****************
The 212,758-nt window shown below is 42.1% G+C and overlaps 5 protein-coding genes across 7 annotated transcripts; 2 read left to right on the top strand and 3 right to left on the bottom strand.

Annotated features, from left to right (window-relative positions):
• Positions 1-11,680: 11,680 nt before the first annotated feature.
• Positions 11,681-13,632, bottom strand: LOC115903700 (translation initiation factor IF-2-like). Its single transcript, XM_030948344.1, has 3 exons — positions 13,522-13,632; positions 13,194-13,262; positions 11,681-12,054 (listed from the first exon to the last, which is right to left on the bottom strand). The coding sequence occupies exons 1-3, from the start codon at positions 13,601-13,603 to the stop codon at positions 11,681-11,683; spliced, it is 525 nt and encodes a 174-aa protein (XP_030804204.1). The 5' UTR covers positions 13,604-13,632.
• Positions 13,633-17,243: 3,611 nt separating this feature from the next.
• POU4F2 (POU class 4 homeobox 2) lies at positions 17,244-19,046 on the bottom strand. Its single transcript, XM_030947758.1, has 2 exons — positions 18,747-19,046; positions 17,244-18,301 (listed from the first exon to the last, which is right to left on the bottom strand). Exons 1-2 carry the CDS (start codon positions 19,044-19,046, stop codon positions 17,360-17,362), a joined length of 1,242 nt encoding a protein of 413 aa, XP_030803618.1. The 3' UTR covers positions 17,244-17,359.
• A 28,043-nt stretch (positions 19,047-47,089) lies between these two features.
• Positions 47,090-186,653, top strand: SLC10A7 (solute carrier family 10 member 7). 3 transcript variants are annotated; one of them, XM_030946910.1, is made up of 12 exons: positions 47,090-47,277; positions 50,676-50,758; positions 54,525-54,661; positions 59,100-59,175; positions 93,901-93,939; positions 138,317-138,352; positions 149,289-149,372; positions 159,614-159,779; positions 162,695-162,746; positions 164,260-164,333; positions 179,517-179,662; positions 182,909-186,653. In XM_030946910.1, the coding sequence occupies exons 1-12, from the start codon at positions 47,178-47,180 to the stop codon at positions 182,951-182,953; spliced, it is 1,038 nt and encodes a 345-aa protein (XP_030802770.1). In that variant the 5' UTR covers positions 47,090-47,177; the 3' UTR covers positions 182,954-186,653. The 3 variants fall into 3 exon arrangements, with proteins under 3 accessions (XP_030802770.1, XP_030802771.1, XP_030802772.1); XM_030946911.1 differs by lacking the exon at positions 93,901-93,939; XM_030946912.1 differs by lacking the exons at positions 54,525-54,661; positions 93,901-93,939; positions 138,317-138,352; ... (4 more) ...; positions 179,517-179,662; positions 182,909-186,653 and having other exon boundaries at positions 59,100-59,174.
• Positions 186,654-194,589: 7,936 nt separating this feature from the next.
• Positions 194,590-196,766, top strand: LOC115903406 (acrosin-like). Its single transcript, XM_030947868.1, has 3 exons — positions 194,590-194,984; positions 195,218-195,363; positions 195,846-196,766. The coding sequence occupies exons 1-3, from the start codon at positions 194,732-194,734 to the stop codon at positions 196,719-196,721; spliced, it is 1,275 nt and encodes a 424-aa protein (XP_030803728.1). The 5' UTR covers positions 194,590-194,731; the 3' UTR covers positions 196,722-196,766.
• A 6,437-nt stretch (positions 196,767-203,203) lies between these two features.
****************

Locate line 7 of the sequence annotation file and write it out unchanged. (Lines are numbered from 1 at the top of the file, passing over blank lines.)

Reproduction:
• A 28,043-nt stretch (positions 19,047-47,089) lies between these two features.